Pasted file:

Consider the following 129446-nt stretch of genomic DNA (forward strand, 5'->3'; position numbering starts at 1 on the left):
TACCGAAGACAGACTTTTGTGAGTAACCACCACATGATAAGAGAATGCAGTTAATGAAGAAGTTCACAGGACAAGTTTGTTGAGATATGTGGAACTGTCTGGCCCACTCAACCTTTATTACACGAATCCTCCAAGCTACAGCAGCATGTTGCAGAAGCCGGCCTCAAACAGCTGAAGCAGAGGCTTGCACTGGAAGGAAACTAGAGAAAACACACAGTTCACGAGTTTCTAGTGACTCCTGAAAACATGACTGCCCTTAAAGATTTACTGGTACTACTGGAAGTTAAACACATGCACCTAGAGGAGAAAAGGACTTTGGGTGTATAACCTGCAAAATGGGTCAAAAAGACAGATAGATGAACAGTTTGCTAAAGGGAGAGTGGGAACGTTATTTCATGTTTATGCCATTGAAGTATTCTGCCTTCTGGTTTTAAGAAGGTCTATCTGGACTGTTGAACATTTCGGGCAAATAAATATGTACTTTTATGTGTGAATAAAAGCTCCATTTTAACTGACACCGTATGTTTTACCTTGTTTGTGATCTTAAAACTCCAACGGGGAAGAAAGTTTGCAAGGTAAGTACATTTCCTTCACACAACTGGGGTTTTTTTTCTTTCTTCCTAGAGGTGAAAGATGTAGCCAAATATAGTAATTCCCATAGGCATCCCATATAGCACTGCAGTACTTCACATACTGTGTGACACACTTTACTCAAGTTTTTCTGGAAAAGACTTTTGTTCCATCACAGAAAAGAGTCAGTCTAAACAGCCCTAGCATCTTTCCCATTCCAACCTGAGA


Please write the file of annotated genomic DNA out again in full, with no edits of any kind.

Consider the following 129446-nt stretch of genomic DNA (forward strand, 5'->3'; position numbering starts at 1 on the left):
TACCGAAGACAGACTTTTGTGAGTAACCACCACATGATAAGAGAATGCAGTTAATGAAGAAGTTCACAGGACAAGTTTGTTGAGATATGTGGAACTGTCTGGCCCACTCAACCTTTATTACACGAATCCTCCAAGCTACAGCAGCATGTTGCAGAAGCCGGCCTCAAACAGCTGAAGCAGAGGCTTGCACTGGAAGGAAACTAGAGAAAACACACAGTTCACGAGTTTCTAGTGACTCCTGAAAACATGACTGCCCTTAAAGATTTACTGGTACTACTGGAAGTTAAACACATGCACCTAGAGGAGAAAAGGACTTTGGGTGTATAACCTGCAAAATGGGTCAAAAAGACAGATAGATGAACAGTTTGCTAAAGGGAGAGTGGGAACGTTATTTCATGTTTATGCCATTGAAGTATTCTGCCTTCTGGTTTTAAGAAGGTCTATCTGGACTGTTGAACATTTCGGGCAAATAAATATGTACTTTTATGTGTGAATAAAAGCTCCATTTTAACTGACACCGTATGTTTTACCTTGTTTGTGATCTTAAAACTCCAACGGGGAAGAAAGTTTGCAAGGTAAGTACATTTCCTTCACACAACTGGGGTTTTTTTTCTTTCTTCCTAGAGGTGAAAGATGTAGCCAAATATAGTAATTCCCATAGGCATCCCATATAGCACTGCAGTACTTCACATACTGTGTGACACACTTTACTCAAGTTTTTCTGGAAAAGACTTTTGTTCCATCACAGAAAAGAGTCAGTCTAAACAGCCCTAGCATCTTTCCCATTCCAACCTGAGA